Prime Minister must ‘reassert Britain’s tradition of welcoming refugees’ in wake of President Trump refugee ban – charities & INGOs,including Scottish Refugee Council, Oxfam, Amnesty and the IRC, have issued a plea to the UK Government to uphold its commitment to welcoming refugees to Britain in the wake of President Trump’s controversial refugee ban. It comes as thousands demonstrated across the UK against the ban, including in Glasgow, Edinburgh, London, Birmingham, and Leeds.
“It has been heartening to see hundreds of thousands of British people joining the worldwide condemnation of President Trump’s refugee ban through signing petitions and taking part in protests.
“The British government should listen to the British people and use its close relationship with the United States to put more pressure on the Trump administration to change its stance.
“At the same time, Britain should take urgent and concrete steps to fill the void left by the United States and reassert Britain’s tradition of welcoming refugees through:
- Providing more safe and legal routes for refugees to reach the UK, including enhanced family reunion;
- Delivering on promises already made to relocate from Europe to Britain vulnerable refugees, including many children, who have family links to this country;
- Increasing the number of refugees admitted to Britain through our resettlement programme.
“We urge the Prime Minister to meet as soon as possible with a delegation of leaders from the UK’s refugee protection charities to discuss how to deliver these measures. The Trump refugee ban has created an urgent and immediate need: Britain must step up now and show international leadership in providing protection for refugees.”
The statement is signed by:
- Steve Symonds, Refugee and Migrant Rights Programme Director, Amnesty International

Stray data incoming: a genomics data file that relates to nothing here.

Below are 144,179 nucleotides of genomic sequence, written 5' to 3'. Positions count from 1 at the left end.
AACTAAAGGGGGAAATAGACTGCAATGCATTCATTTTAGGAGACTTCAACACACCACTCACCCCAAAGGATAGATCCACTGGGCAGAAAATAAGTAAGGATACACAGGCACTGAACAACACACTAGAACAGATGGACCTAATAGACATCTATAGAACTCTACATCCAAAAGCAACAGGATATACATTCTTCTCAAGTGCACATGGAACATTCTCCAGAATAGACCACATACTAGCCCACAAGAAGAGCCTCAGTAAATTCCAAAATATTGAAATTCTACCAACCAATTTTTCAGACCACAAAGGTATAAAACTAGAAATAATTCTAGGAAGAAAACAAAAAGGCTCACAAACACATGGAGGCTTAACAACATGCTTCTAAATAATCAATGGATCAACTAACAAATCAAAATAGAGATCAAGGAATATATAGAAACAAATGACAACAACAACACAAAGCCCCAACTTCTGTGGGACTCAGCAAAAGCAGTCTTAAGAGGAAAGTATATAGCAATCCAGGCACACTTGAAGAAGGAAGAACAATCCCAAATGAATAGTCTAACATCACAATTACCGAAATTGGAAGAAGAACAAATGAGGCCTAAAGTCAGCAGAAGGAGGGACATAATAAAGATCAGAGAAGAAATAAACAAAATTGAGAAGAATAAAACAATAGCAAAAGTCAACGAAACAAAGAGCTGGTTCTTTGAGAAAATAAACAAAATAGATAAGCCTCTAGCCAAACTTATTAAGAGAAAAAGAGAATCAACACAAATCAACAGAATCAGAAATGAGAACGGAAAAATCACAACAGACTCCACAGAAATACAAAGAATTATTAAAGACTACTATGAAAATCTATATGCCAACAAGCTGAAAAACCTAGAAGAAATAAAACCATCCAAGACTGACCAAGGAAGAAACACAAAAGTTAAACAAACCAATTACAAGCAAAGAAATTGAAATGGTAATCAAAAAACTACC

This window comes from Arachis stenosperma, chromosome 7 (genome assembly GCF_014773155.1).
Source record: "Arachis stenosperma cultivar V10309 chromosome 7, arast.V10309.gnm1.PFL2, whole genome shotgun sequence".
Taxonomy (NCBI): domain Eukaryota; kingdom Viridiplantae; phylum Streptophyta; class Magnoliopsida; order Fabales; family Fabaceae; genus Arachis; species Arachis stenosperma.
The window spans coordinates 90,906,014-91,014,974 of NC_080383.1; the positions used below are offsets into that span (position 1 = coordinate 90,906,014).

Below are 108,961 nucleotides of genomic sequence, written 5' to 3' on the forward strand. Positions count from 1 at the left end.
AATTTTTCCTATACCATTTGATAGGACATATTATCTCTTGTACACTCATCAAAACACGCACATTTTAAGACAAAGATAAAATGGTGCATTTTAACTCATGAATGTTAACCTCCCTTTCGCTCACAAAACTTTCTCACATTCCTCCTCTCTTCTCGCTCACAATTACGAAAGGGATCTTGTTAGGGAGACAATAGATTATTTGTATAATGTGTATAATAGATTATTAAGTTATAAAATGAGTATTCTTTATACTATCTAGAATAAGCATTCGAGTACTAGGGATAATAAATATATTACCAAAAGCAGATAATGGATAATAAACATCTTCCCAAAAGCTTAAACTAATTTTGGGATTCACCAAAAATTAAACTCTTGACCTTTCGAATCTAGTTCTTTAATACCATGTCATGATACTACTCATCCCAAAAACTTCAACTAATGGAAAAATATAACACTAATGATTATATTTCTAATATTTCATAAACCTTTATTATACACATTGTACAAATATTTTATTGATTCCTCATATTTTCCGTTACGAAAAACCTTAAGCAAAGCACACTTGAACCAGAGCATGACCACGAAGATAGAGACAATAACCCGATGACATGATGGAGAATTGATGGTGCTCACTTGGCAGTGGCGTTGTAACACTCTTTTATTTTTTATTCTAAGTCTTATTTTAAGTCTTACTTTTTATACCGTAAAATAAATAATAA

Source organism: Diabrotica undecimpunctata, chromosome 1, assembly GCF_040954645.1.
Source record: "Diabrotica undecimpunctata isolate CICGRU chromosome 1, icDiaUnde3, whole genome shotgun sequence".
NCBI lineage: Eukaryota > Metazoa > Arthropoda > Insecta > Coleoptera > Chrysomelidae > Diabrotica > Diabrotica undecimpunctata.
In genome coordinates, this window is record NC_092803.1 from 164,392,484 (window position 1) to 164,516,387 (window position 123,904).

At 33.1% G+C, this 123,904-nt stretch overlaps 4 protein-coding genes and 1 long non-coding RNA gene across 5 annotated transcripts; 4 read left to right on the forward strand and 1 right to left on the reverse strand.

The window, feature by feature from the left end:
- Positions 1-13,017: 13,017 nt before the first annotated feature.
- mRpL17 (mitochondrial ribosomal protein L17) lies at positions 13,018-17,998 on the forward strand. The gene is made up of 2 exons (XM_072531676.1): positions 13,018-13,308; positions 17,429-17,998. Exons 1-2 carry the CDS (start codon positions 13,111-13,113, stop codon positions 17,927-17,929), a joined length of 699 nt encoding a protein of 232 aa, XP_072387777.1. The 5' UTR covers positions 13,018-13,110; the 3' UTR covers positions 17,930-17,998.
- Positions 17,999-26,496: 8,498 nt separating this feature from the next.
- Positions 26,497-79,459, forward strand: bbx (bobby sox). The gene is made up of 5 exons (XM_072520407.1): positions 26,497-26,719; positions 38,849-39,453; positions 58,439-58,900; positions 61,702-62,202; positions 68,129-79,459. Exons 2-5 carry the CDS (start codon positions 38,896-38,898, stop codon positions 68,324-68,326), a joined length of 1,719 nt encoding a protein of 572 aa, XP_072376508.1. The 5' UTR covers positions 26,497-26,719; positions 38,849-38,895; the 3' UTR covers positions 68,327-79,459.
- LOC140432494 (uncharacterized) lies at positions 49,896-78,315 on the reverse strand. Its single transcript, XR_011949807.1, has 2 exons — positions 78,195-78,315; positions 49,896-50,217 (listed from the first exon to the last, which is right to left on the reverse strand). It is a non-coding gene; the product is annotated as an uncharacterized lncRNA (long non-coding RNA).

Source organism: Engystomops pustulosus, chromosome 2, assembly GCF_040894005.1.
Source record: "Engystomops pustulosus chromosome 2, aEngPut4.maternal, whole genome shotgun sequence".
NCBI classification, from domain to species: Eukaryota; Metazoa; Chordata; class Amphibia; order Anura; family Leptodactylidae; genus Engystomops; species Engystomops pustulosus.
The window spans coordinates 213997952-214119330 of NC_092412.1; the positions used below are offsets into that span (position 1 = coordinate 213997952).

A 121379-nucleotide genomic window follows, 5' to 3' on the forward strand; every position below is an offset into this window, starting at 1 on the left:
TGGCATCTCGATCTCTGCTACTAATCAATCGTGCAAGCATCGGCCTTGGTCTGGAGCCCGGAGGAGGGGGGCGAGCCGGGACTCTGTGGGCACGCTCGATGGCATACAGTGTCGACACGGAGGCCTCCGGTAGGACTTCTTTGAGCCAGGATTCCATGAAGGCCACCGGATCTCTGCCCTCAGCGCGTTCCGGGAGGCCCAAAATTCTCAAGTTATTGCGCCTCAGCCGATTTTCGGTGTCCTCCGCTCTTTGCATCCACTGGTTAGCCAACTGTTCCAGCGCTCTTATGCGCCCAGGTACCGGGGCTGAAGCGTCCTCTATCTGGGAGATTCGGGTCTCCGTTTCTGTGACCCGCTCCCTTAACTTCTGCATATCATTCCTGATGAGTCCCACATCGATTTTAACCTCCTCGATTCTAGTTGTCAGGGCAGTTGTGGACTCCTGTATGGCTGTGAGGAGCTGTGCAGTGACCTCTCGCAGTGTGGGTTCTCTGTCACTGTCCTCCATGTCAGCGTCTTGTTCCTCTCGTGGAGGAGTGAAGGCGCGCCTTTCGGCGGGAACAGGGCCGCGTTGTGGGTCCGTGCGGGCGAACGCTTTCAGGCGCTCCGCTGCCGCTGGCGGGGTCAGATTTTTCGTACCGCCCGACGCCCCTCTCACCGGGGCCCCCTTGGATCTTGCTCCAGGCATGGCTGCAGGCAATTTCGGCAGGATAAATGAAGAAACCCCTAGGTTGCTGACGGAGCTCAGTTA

- Sian Summers Rees, Chief Officer, City of Sanctuary
- Sabir Zazai, Director, Coventry Refugee and Migrant Centre
- Jerome Phelps, Director, Detention Action
- Jane Waterman, Executive Director, IRC Europe
- Phoebe Griffith, Associate Director for Migration, IPPR
- Edie Friedman, Executive Director, JCORE
- Saira Grant, Chief Executive, Joint Council for the Welfare of Immigrants (JCWI)
- Nazek Ramadan, Director, Migrant Voice
- Zrinka Bralo, Chief Executive, Migrants Organise
- Wayne Myslik, Chief Executive, Migrants Resource Centre
- Fizza Qureshi, Director, Migrants’ Rights Network
- Marc Stears, Chief Executive, New Economics Foundation (NEF)
- Matthew Spencer, Director of Campaigns, Oxfam GB
- Sally Daghlian OBE, Chief Executive, Praxis Community Projects
- Rita Chadha, Chief Executive, RAMFEL (Refugee and Migrant Forum of Essex and London)
- Stephen Hale, Chief Executive, Refugee Action
- Maurice Wren, Chief Executive, Refugee Council
- Mia Hasenson-Gross, Director, Rene Cassin
- Yasmine Nahlawi, Advocacy & Policy Coordinator, Rethink Rebuild Society
- Michael Collins, Co-ordinator, Right to Remain
- Ros Ereira, Director, Solidarity with Refugees
- John Wilkes, Chief Executive, Scottish Refugee Council
- Emma Williams, Chief Executive, STAR (Student Action for Refugees)
- Natasha Walter, Director, Women for Refugee Women
Speaking on Good Morning Scotland, Gary Christie, Head of Communications at Scottish Refugee Council, said:
“One of the biggest impacts of Trump’s anti-refugee policy will be to the number of resettled refugees in the US. The US is one of the largest countries, in terms of numbers, that resettles refugees and that has stopped overnight. This leaves a huge void. Only 1% of the world’s refugees are resettled and half of those go to the US. Theresa May should stand up and reassert the UK Government’s commitment to welcoming refugees to fill that void. We’ve seen Angela Merkel set out the values of Europe and Germany and those are about safeguarding international protection.
“We shouldn’t be rolling out the red carpet for President Donald Trump while he is slamming the door shut on refugees. We shouldn’t be welcoming him here while he’s not welcoming refugees. It is a tradition of the UK to welcome refugees and the US is flying in the complete opposite direction to that. We need to set out our values and who we are as a country. I think the thousands of people who demonstrated across the UK showed the UK’s solidarity with refugees. We need to remember that refugees are usually the first to be targetted when xenophobia grips a nation and it’s not enough for us just to sit back.”